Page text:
There is growing evidence that the dementia crisis may not be as bad as first feared, say researchers.
A study suggests the proportion of elderly people developing dementia is falling in the US - backing up similar findings in the UK and Europe.
Data from 21,057 people over the age of 65 in the US showed the proportion with dementia fell from 11.6% in 2000 to 8.8% in 2012.
The findings were published in the journal JAMA Internal Medicine.
There is a suggestion that higher levels of education are protecting the brain from the disease.
One expert said the results were "incredibly important for the world".
Similar studies in Europe, published in the Lancet Neurology last year, suggested dementia rates had fallen in the UK and among Spanish men and had stabilised in other European countries.
Prof Kenneth Langa, who conducted the latest study at the University of Michigan, said: "Our results add to a growing body of evidence that this decline in dementia risk is a real phenomenon, and that the expected future growth in the burden of dementia may not be as extensive as once thought."
The slow decline in brain function is irreversible - there are no drugs or treatments - so finding ways of preventing the condition is hugely important.
Education has long been suspected to play a role, and the study found that while the dementia rate fell, the average time older adults had spent in school or university increased from 11.8 years in 2000 to 12.7 years in 2012.
It is possible that the mental challenge of education helps protect brain cells from dying later in life, or that once neurons start to die, education helps the rest of the brain rewire and compensate to prevent the symptoms of dementia appearing.
Good physical health is also thought to help protect the brain.
However, the study showed levels of diabetes, obesity and high blood pressure all increased between 2000 and 2012.
It is possible that better medication dampened their negative impact.
Prof Carol Brayne, who conducted the European analysis and is from the University of Cambridge, said the US study added "strong further evidence" that rates were declining in some countries.
She said education appeared to be significant and that people with higher levels of education seemed to "defer" dementia until later in life.
She told the BBC News website: "These findings are incredibly important for the world and underlie the importance of access to education.
"But it is likely to be a combination of risk factors - better health from conception, vaccinations, access to education, medical care, not smoking - that taken together will have an impact."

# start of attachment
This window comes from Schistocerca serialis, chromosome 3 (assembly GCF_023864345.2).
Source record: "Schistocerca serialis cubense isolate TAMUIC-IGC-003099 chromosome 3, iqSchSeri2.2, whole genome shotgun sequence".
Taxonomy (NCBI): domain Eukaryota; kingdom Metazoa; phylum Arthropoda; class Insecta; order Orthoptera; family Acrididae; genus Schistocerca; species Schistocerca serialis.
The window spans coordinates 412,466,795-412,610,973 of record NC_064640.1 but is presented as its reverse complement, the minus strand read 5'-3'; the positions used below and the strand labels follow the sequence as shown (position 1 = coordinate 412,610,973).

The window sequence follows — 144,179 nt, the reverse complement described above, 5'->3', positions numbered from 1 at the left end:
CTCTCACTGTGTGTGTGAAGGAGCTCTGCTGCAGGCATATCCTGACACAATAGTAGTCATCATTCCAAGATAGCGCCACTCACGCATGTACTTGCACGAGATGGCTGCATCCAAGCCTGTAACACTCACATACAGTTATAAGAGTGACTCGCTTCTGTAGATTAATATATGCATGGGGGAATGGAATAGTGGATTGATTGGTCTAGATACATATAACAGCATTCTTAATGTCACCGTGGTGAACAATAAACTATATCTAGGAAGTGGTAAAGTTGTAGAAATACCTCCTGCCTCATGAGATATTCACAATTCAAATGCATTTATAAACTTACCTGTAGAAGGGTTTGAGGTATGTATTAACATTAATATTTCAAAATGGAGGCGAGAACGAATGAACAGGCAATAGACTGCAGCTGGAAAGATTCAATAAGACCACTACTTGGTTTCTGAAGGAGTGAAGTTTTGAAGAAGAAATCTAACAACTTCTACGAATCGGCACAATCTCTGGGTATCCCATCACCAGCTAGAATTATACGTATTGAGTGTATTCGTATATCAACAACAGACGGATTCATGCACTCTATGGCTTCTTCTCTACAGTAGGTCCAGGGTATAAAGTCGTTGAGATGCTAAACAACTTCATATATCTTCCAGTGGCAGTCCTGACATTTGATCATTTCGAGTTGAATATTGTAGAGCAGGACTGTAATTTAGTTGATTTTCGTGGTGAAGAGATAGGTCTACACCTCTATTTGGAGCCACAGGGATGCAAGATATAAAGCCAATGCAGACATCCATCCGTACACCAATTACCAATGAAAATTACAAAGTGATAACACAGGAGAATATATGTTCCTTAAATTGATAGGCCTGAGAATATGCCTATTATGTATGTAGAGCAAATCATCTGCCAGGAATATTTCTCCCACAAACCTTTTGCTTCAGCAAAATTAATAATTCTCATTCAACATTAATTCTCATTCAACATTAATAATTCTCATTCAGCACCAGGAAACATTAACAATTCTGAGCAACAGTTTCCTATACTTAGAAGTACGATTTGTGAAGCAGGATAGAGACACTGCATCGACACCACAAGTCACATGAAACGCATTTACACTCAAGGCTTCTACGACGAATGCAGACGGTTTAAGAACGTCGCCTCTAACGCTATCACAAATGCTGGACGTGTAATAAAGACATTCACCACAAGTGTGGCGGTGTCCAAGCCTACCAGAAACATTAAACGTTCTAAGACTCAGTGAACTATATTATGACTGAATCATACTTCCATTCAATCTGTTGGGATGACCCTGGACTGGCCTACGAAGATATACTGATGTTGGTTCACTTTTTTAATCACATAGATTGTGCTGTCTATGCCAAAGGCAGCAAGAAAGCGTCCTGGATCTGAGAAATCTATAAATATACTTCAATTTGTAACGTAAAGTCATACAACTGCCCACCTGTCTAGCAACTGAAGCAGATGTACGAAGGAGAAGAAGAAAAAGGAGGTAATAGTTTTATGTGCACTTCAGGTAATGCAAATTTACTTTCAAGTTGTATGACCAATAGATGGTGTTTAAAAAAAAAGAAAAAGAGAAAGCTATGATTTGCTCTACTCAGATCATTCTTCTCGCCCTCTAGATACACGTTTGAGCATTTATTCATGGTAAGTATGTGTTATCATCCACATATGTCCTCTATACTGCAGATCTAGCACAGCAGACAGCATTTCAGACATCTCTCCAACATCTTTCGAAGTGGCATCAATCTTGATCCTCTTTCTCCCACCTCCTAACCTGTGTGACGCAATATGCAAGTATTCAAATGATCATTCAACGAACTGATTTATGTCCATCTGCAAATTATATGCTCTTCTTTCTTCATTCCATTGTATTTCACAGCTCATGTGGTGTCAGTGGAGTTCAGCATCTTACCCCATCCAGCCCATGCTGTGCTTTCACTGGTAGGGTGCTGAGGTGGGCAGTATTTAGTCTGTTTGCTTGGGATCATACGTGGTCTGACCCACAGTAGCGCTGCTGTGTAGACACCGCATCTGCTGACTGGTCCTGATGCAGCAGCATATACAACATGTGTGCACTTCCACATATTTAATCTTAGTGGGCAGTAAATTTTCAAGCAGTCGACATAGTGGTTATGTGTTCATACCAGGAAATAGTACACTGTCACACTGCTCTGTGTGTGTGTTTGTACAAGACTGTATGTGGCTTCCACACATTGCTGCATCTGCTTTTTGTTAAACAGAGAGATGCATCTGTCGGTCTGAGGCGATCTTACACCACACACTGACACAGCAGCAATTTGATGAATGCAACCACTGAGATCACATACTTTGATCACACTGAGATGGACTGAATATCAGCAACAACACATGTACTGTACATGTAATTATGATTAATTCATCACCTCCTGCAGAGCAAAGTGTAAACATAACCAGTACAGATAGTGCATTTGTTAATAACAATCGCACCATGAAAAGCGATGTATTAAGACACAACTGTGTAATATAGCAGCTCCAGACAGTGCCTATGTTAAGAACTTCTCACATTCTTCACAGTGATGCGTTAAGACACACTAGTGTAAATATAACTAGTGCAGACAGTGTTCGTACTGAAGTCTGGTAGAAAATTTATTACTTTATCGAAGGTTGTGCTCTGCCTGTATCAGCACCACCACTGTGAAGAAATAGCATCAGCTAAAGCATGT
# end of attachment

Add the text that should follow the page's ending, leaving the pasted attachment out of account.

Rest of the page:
Prof Brayne added that identifying what could help stave off dementia would ensure "we don't go backwards, otherwise the gains we've had won't be had by future generations".
However, the number of people affected could still soar. The falling rate could be overwhelmed by the rising numbers of people living into old age.
Despite a falling dementia rate, the disease still became the biggest killer in England and Wales last year.
There are also fewer people dying from other diseases, as well as changes to the way deaths are being recorded that move dementia up the rankings.
Hilary Evans, the chief executive of Alzheimer's Research UK, said the latest study was a cause for "optimism" but dementia remained the "greatest medical challenge".
He said: "While these findings present a positive picture, we must not forget that there are still huge numbers of people living with dementia.
"This useful study adds to emerging evidence suggesting that dementia prevalence may be either declining or stabilising in parts of Western Europe and the US, but there are still many unanswered questions.
"We need to understand what is driving this apparent change in dementia risk if we are to harness this knowledge to provide crucial public health advice."
Drs Ozioma Okonkwo and Sanjay Asthana, from the University of Wisconsin, said: "The growing consistency of reports indicating a potential decrease in its prevalence is encouraging.
"The focus now should be on better understanding the factors that underlie this trend and translating that knowledge into interventions that can reduce the risk of dementia for both individuals and society as a whole."
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